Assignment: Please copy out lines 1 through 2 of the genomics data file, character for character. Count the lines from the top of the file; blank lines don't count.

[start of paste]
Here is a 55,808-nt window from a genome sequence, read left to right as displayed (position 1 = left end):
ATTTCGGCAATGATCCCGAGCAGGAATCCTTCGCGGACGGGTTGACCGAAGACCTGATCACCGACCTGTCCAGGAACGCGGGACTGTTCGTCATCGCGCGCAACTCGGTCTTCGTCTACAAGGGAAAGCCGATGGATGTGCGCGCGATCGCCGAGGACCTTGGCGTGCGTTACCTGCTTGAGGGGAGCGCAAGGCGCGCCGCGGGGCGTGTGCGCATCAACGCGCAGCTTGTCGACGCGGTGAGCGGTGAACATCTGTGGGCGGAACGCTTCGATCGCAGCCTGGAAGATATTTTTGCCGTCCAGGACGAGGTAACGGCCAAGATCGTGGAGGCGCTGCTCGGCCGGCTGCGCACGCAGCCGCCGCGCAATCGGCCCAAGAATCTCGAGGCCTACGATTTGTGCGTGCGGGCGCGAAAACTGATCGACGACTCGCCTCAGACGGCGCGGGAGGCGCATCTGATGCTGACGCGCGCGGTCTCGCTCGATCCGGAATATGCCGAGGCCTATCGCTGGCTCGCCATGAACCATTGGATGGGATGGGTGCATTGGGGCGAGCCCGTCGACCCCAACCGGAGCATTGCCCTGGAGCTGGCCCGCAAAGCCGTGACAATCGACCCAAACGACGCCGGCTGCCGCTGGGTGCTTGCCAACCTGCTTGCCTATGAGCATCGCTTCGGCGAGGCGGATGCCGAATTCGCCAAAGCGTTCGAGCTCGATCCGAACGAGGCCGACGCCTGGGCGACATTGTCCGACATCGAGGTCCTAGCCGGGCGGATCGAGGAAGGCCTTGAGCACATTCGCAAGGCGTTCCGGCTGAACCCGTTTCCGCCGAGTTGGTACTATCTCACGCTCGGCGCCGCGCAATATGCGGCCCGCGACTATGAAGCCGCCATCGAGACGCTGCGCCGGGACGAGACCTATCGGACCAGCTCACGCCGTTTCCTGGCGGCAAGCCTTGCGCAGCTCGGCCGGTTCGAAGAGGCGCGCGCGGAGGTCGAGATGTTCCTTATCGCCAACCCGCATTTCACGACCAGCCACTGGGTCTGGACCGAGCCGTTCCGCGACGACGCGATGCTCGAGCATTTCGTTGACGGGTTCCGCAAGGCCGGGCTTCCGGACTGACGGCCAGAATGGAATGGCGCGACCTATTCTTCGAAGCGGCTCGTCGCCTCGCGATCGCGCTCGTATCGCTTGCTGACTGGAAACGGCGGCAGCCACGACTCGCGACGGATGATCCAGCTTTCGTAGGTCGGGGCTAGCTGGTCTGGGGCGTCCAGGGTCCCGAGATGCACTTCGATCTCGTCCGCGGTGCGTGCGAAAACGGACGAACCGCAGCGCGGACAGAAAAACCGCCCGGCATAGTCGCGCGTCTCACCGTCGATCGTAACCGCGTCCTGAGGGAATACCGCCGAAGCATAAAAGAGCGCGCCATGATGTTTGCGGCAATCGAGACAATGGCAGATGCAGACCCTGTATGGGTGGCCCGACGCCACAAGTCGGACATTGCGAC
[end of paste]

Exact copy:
Here is a 55,808-nt window from a genome sequence, read left to right as displayed (position 1 = left end):
ATTTCGGCAATGATCCCGAGCAGGAATCCTTCGCGGACGGGTTGACCGAAGACCTGATCACCGACCTGTCCAGGAACGCGGGACTGTTCGTCATCGCGCGCAACTCGGTCTTCGTCTACAAGGGAAAGCCGATGGATGTGCGCGCGATCGCCGAGGACCTTGGCGTGCGTTACCTGCTTGAGGGGAGCGCAAGGCGCGCCGCGGGGCGTGTGCGCATCAACGCGCAGCTTGTCGACGCGGTGAGCGGTGAACATCTGTGGGCGGAACGCTTCGATCGCAGCCTGGAAGATATTTTTGCCGTCCAGGACGAGGTAACGGCCAAGATCGTGGAGGCGCTGCTCGGCCGGCTGCGCACGCAGCCGCCGCGCAATCGGCCCAAGAATCTCGAGGCCTACGATTTGTGCGTGCGGGCGCGAAAACTGATCGACGACTCGCCTCAGACGGCGCGGGAGGCGCATCTGATGCTGACGCGCGCGGTCTCGCTCGATCCGGAATATGCCGAGGCCTATCGCTGGCTCGCCATGAACCATTGGATGGGATGGGTGCATTGGGGCGAGCCCGTCGACCCCAACCGGAGCATTGCCCTGGAGCTGGCCCGCAAAGCCGTGACAATCGACCCAAACGACGCCGGCTGCCGCTGGGTGCTTGCCAACCTGCTTGCCTATGAGCATCGCTTCGGCGAGGCGGATGCCGAATTCGCCAAAGCGTTCGAGCTCGATCCGAACGAGGCCGACGCCTGGGCGACATTGTCCGACATCGAGGTCCTAGCCGGGCGGATCGAGGAAGGCCTTGAGCACATTCGCAAGGCGTTCCGGCTGAACCCGTTTCCGCCGAGTTGGTACTATCTCACGCTCGGCGCCGCGCAATATGCGGCCCGCGACTATGAAGCCGCCATCGAGACGCTGCGCCGGGACGAGACCTATCGGACCAGCTCACGCCGTTTCCTGGCGGCAAGCCTTGCGCAGCTCGGCCGGTTCGAAGAGGCGCGCGCGGAGGTCGAGATGTTCCTTATCGCCAACCCGCATTTCACGACCAGCCACTGGGTCTGGACCGAGCCGTTCCGCGACGACGCGATGCTCGAGCATTTCGTTGACGGGTTCCGCAAGGCCGGGCTTCCGGACTGACGGCCAGAATGGAATGGCGCGACCTATTCTTCGAAGCGGCTCGTCGCCTCGCGATCGCGCTCGTATCGCTTGCTGACTGGAAACGGCGGCAGCCACGACTCGCGACGGATGATCCAGCTTTCGTAGGTCGGGGCTAGCTGGTCTGGGGCGTCCAGGGTCCCGAGATGCACTTCGATCTCGTCCGCGGTGCGTGCGAAAACGGACGAACCGCAGCGCGGACAGAAAAACCGCCCGGCATAGTCGCGCGTCTCACCGTCGATCGTAACCGCGTCCTGAGGGAATACCGCCGAAGCATAAAAGAGCGCGCCATGATGTTTGCGGCAATCGAGACAATGGCAGATGCAGACCCTGTATGGGTGGCCCGACGCCACAAGTCGGACATTGCGAC